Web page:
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Reid et al v. Neighborhood Assistance Corp of America

United States District Court, Northern District of Illinois


November 30, 2012

REID ET AL
v.
NEIGHBORHOOD ASSISTANCE CORP OF AMERICA

Name of Assigned Judge Sitting Judge if Other or Magistrate Judge Amy J. St. Eve than Assigned Judge

CASE TITLE

DOCKET ENTRY TEXT

Plaintiffs' motion to compel documents and information withheld on the basis of privilege [39] is denied.

O[ For further details see text below.] Notices mailed by Judicial staff.

STATEMENT

Before the Court is Plaintiffs' Kendall Reid's and Bradley Sears' Motion to Compel testimony and production of information withheld on the basis of privilege by Defendant Neighborhood Assistance Corporation of America ("NACA"). (R. 39, Mot. to Compel.) Defendant opposes the motion. (R. 50, Def.'s Resp. to Pls.' Mot. to Compel.) For the following reasons, the Court denies Plaintiffs' motion to compel and request to reopen discovery.

BACKGROUND

On December 7, 2011, Defendant NACA removed this action from the Circuit Court of Cook County based on the Court's diversity jurisdiction. See 28 U.S.C. §§ 1332(a), 1441; (Notice of Removal ¶ 1.) In their Complaint, Plaintiffs Kendall Reid and Bradley Sears alleged retaliatory termination under Illinois law by their former employer, NACA. (Compl. ¶¶ 31-32, 43-54.) Plaintiff Reid served NACA with interrogatories requesting, among other information, the names of those individuals involved in Kendall Reid's termination from NACA. (R. 40, Ex. A, Def.'s Resps. to Pls.' First Interrogs. ¶ 11.) ("Def.'s Resps."). On February 17, 2012, NACA responded to Plaintiffs' first set of interrogatories. (Def.'s Resps.)

In response to Interrogatory #11, which asked for the names of individuals involved in Kendall Reid's termination, NACA provided the names Donald Meadows, Rachelle Pride, and Christine Cannonier. (Id.) NACA's Responses identified "Counsel for NACA," as the person or persons "who prepared or assisted in the preparation of the responses." (Def.'s Resps. 2, ¶ 1.) Mr. Ethan Horowitz, Deputy General Counsel for NACA, later clarified in his deposition that "Counsel for NACA" referred to himself as well as "outside counsel" for NACA (Mot. to Compel, Ex. D, Horowitz Dep. Tr. 8:14-24, 9:1-3.)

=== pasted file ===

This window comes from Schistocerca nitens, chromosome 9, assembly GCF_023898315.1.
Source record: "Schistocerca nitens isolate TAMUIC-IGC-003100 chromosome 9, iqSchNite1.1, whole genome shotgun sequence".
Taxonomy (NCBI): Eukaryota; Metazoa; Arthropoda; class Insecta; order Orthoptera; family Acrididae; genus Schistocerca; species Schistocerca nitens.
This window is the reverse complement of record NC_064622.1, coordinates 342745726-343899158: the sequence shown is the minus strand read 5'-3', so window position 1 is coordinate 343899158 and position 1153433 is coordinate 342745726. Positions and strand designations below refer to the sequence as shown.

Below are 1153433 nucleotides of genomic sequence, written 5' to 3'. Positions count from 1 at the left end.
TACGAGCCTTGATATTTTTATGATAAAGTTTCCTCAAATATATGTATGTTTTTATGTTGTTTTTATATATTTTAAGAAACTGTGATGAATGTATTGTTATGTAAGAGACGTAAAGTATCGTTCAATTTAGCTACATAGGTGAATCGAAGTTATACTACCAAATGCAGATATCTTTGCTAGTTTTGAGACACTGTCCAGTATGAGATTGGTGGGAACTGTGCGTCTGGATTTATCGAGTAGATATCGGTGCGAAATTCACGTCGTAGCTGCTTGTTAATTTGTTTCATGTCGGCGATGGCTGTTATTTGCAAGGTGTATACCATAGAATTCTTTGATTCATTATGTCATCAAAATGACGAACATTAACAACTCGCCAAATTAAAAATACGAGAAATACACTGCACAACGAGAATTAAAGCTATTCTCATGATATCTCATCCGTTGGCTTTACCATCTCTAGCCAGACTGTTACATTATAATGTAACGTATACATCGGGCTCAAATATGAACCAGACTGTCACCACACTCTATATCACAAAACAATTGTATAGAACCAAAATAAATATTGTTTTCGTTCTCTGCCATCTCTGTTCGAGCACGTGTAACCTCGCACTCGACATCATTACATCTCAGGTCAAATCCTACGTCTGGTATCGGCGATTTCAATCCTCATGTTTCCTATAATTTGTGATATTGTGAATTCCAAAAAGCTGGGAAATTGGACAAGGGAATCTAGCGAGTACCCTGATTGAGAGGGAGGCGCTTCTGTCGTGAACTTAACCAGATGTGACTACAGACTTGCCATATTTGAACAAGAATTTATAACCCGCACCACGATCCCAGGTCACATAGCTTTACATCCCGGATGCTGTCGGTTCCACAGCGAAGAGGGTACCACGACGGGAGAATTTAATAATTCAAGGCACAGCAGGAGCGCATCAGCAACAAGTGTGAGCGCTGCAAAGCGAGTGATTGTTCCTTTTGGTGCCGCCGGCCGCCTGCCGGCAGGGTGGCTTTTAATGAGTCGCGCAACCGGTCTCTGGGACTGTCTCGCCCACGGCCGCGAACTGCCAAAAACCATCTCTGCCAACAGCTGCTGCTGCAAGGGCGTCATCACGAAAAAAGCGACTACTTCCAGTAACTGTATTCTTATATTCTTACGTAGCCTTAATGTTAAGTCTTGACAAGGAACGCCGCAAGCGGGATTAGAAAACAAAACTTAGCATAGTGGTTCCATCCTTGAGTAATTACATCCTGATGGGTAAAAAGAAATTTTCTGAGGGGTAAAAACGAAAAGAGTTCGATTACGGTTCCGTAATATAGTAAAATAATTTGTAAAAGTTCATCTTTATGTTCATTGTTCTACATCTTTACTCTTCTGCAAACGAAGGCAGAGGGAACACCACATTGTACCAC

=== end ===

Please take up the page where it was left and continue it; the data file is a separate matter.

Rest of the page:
On July 17, 2012, NACA served its second set of amended responses*fn1 ("Amended Responses" or "Am. Resps.") to Plaintiffs' first set of interrogatories.*fn2 (Mot. to Compel, Ex. B.) Specifically, NACA added the name Bruce Marks, NACA's CEO and President, to its response to Interrogatory #11, which asked for the names of individuals involved in Reid's termination. (Def.'s Resps. ¶ 11; Def.'s Am. Resps. ¶ 11.)

On August 16, 2012, Plaintiffs' Counsel deposed Mr. Marks and Mr. Ethan Horowitz, NACA's Deputy General Counsel. (Mot. to Compel, Ex. E, Mark Dep. Tr., 7:8; Mot. to Compel, Ex. D, Horowitz Dep. Tr. 1, 5:6.). Contrary to NACA's Amended Responses, Bruce Marks testified in his deposition that he was the only individual involved in the termination of Plaintiffs. (Marks Dep. Tr. 68:7-9, 62:7-12; Id. at 36:5-11, 68:4-5). Marks also testified that he had no knowledge of Sears' and Reid's alleged complaints apart from any privileged communications with NACA's attorneys. (Marks Dep. Tr. 79: 17-24; 80-84.)

During Mr. Horowitz's deposition, Mr. Horowitz indicated in response to a question about Interrogatory #2*fn3 that he would not disclose any privileged information obtained from his clients in the course of preparing and verifying NACA's first responses to Plaintiffs' interrogatories.*fn4 Later, when Plaintiffs' Counsel asked Mr. Horowitz about the information underlying NACA's responses to Interrogatory #11 and #13, which asked for the names of persons involved in the decision to terminate Kendall Reid and Bradley Sears, respectively, Mr. Horowitz asserted the attorney--client privilege.*fn5 (Horowitz Dep. Tr. 34-36.)